The U.N. envoy to Syria, Staffan de Mistura, called the Eastern Ghouta blockade and others like it a "medieval" approach to war. Amnesty International said last month that the government's use of sieges against civilians — a tactic it called "surrender or starve" — was a crime against humanity.
But the tactic has proven brutally effective for the government, which in the last two years has managed to recapture a constellation of towns around Damascus using the same playbook. In Zabadani and Daraya, the government executed its strategy so completely that it managed to completely depopulate the two towns, which had a combined population of about 100,000 people before the war.
The government has followed the same strategy to restore its authority over the cities of Aleppo and Homs. The government denies besieging opposition areas, saying the militants, whom it refers to as "terrorists," withhold aid.
At least three rebel factions still claim a presence in Eastern Ghouta, and send shells whistling into the capital on a daily basis.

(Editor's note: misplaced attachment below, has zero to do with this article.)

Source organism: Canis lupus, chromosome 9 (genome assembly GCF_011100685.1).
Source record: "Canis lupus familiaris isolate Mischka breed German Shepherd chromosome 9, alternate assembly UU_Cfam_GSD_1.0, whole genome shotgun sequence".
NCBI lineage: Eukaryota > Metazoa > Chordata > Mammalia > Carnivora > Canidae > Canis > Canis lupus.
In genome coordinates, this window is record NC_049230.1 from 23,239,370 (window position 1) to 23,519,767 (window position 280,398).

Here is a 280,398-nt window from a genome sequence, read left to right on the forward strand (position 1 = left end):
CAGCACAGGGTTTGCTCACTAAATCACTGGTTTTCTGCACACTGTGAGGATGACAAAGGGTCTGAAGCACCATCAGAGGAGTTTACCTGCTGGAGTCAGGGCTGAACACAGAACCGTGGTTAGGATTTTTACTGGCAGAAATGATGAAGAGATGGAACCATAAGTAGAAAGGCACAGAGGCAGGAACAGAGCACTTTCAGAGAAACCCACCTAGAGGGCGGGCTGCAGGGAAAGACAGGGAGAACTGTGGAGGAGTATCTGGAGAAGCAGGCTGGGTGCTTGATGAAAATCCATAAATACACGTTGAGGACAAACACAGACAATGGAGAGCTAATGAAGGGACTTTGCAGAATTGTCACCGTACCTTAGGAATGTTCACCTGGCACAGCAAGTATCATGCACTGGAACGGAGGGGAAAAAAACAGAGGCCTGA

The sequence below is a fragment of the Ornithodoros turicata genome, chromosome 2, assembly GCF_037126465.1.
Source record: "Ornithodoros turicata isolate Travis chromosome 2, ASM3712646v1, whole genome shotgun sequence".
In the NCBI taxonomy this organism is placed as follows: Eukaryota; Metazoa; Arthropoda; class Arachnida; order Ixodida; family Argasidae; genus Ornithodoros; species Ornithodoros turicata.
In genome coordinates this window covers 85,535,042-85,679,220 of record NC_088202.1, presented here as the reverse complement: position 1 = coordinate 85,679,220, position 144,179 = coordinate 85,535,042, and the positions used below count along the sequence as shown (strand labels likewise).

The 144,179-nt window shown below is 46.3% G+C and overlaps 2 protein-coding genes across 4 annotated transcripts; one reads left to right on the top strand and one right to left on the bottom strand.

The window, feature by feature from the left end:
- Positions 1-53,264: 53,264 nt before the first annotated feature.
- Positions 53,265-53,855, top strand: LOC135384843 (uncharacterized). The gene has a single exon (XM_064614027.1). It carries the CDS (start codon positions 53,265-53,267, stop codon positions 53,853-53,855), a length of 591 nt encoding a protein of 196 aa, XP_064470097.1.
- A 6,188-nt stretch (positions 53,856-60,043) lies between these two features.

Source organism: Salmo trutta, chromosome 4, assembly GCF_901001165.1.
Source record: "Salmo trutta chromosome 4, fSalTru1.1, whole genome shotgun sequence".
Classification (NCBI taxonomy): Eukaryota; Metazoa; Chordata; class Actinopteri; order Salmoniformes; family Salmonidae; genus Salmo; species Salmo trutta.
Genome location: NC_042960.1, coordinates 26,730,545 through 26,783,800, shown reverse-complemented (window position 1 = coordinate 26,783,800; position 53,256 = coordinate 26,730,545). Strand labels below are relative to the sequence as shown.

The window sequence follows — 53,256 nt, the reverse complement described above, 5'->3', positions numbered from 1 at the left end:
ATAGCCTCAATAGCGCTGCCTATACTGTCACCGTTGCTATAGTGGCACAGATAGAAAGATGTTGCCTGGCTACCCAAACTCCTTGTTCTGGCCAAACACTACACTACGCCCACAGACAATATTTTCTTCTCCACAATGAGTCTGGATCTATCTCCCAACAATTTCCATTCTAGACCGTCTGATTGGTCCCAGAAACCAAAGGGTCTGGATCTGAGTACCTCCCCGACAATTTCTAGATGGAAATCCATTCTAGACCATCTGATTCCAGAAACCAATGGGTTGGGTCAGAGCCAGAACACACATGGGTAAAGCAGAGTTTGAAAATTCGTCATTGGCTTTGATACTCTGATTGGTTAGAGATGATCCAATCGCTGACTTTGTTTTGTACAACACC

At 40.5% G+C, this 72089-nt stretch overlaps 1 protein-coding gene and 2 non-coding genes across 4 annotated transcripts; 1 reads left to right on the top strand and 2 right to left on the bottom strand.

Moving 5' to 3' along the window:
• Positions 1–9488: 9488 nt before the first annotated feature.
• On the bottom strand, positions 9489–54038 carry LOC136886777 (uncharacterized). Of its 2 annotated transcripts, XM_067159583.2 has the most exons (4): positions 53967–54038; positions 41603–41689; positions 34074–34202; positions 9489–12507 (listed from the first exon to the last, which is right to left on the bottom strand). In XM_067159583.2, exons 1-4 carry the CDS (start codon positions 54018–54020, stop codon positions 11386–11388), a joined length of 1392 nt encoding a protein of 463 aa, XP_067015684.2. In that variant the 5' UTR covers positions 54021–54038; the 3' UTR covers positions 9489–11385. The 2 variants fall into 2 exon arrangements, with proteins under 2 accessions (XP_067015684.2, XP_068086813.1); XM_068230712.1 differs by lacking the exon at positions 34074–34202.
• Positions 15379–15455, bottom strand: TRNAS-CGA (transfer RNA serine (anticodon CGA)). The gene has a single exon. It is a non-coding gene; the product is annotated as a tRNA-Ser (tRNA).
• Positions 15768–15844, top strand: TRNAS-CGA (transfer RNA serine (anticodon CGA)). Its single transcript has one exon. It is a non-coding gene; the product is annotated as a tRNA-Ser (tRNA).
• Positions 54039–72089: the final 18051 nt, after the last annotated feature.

In mid-November, a powerful faction called Ahrar al-Sham captured parts of a military base in the region, prompting the government to respond with waves of airstrikes and shelling that killed over 200 civilians, according to the Britain-based Syrian Observatory for Human Rights. Ahrar al-Sham said it attacked the base in response to the deteriorating humanitarian situation.
Shortages have gotten so dire that residents are eating out of the trash and parents are skipping meals so their children can eat, Jakob Kern, the World Food Program's top official in Syria, told The Associated Press.
"They look exhausted, they look tired, and there is this despair in their eyes," said Kern, who entered Eastern Ghouta with one of the few aid convoys the government has allowed in recent weeks.
The convoys have provided just a trickle of relief — supplies for tens of thousands of people that will last only a month or less, at a time when hundreds of thousands are in need.